- Be a problem solver.
“Champions adapt and pressure is a privilege.”
-Billie Jean King, social justice pioneer & former professional tennis player
Next up is Issa Rae and Brit Marling, who both had to overcome hardships in order to become stars and creators of their respective shows, Insecure on HBO and The OA on Netflix. Truthfully, I never heard of either of them until a week ago.
I find it much easier to relate to women because… well, I’m a woman myself. When I hear about shit others have been through, even if I haven’t been through that exact situation, I can understand the emotions of pain and the hardships, and how hard it must’ve been trying to pave the way for themselves and for other people behind them.
“When you believe the bullshit, that’s then you get an ego.”
Mario Batali, an author and chef of many restaurants including Eataly, was interviewed by Andy Cohen. The back and forth dynamic between the two made it really fun to watch. I could tell that Mario loved hospitality, that for him it’s not just about food but also the entire dining experience.
Apparently he was an avid lover of Crocs, but decided to forgo them forever. I did a little Google searching, and back in 2013 when Crocs decided to discontinue its line of orange clogs, Mario placed a final order for 200 orange Crocs because he wore them every single day. Like Steve Jobs, Mark Zuckerberg, and Albert Einstein, Mario wears the same outfit every day because it freed up so much time for him to think about other things. His outfit? A button down shirt, fleece vest, shorts, and Crocs. Well… now Yeezys.
“Here’s what I tell everybody when they’re talking about higher education: don’t go to school like it’s a trade school. If you’re going to go to a university, go first of all to be fascinated, and second of all to become fascinating. [No matter what you end up doing, you’ll learn how to do it.]”
Andy Cohen was the final speaker for the day. I learned more about how he got started in the industry – he interned a lot and became an executive for Bravo, started blogging on Bravo’s website, and now he’s in front of the camera. I felt that Andy Cohen is very “what you see is what you get”.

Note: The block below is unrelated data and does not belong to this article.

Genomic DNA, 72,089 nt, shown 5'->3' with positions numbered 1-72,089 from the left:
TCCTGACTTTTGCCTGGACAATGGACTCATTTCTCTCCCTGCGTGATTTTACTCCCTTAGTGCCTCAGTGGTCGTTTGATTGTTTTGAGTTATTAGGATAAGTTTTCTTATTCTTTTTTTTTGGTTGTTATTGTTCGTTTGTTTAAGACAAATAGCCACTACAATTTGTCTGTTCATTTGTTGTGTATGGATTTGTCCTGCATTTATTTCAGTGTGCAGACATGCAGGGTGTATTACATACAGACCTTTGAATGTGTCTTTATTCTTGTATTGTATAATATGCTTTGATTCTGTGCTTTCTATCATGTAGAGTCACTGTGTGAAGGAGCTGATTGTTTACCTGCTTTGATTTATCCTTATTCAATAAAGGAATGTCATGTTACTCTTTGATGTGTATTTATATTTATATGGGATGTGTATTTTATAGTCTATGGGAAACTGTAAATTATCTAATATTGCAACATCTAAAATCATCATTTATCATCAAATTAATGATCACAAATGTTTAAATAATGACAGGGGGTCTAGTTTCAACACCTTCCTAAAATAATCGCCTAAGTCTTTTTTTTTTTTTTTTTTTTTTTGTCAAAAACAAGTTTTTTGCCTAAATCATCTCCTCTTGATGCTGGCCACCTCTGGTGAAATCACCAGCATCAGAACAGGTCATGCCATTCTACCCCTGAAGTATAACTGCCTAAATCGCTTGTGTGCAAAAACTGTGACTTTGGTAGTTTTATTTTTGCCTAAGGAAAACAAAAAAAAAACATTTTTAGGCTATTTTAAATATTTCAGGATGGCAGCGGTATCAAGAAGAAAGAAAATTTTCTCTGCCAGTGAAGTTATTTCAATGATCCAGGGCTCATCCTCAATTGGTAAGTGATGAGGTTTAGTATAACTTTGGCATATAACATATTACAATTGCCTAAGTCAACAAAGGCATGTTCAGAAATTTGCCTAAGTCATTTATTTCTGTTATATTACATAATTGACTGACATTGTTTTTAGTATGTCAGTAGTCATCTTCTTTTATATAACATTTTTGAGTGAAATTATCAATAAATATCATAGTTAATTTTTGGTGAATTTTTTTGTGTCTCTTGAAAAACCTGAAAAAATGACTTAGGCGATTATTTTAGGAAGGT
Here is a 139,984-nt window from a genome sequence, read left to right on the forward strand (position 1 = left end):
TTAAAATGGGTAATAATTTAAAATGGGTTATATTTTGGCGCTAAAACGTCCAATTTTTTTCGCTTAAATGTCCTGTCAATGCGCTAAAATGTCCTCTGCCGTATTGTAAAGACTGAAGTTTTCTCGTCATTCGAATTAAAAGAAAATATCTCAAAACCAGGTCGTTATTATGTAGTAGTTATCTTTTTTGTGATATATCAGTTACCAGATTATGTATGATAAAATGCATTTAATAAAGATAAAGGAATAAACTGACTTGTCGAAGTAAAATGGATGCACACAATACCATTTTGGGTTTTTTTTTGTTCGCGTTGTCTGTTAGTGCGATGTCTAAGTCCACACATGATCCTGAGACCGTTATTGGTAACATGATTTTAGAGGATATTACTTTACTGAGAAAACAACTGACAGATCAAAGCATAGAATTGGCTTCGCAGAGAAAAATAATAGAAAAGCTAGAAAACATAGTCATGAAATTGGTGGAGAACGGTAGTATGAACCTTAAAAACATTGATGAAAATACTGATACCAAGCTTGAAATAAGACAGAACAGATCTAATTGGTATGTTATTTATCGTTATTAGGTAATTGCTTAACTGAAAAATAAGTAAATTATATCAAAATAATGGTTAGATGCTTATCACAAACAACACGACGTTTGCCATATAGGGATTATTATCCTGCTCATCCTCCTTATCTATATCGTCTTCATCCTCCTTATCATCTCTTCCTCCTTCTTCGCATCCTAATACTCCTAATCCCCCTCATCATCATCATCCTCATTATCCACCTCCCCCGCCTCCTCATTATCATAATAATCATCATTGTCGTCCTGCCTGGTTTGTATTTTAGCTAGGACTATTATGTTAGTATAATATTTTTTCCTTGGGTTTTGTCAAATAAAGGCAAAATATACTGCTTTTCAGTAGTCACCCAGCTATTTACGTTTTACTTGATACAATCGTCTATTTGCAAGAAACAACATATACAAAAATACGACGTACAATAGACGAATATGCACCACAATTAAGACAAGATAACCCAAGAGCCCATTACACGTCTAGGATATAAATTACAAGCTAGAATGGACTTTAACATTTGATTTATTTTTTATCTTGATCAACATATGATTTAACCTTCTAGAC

“I’m a unicorn, bitch.”
The evening event were comedy sets with Tiffany Haddish and Judd Apatow. Tiffany is hilarious! She started as a stand-up comic and is slowly turning into an actress – she was on Girls Trip with Jada Pinkett Smith, Queen Latifah, and Regina Hall. I haven’t watched it yet, but you bet it’s on my list. Her set included a lot of sexual comedy, and I could tell it made a lot of white males uncomfortable when I looked around. At one point, she went, “If you’re uncomfortable with my comedy, it’s on you. You gotta look inside yourself to figure out why you feel uncomfortable.” So true.
Judd Apatow was great as well. I read his book Sick in the Head: Conversations about Life and Comedy, which was a collection of interviews he had done with comedians since he was in high school. It was insightful not only to learn more about these other famous comedians, but you also got a glimpse into his story and why he is the way he is. His comedy set was a lot about his family – his wife and actress Leslie Mann and their two daughters. His style of humor isn’t for everybody, but I appreciated him a lot more even reading his book.
By the way, you can watch all of the talks on Inbound’s YouTube channel here. If you don’t want to watch all those hour long talks, you can check out the highlights in my video below:
This conference was amazing. The main message I heard throughout the entire day was, “Work hard. Be yourself. Fight for equality.” Right in line with my personal beliefs.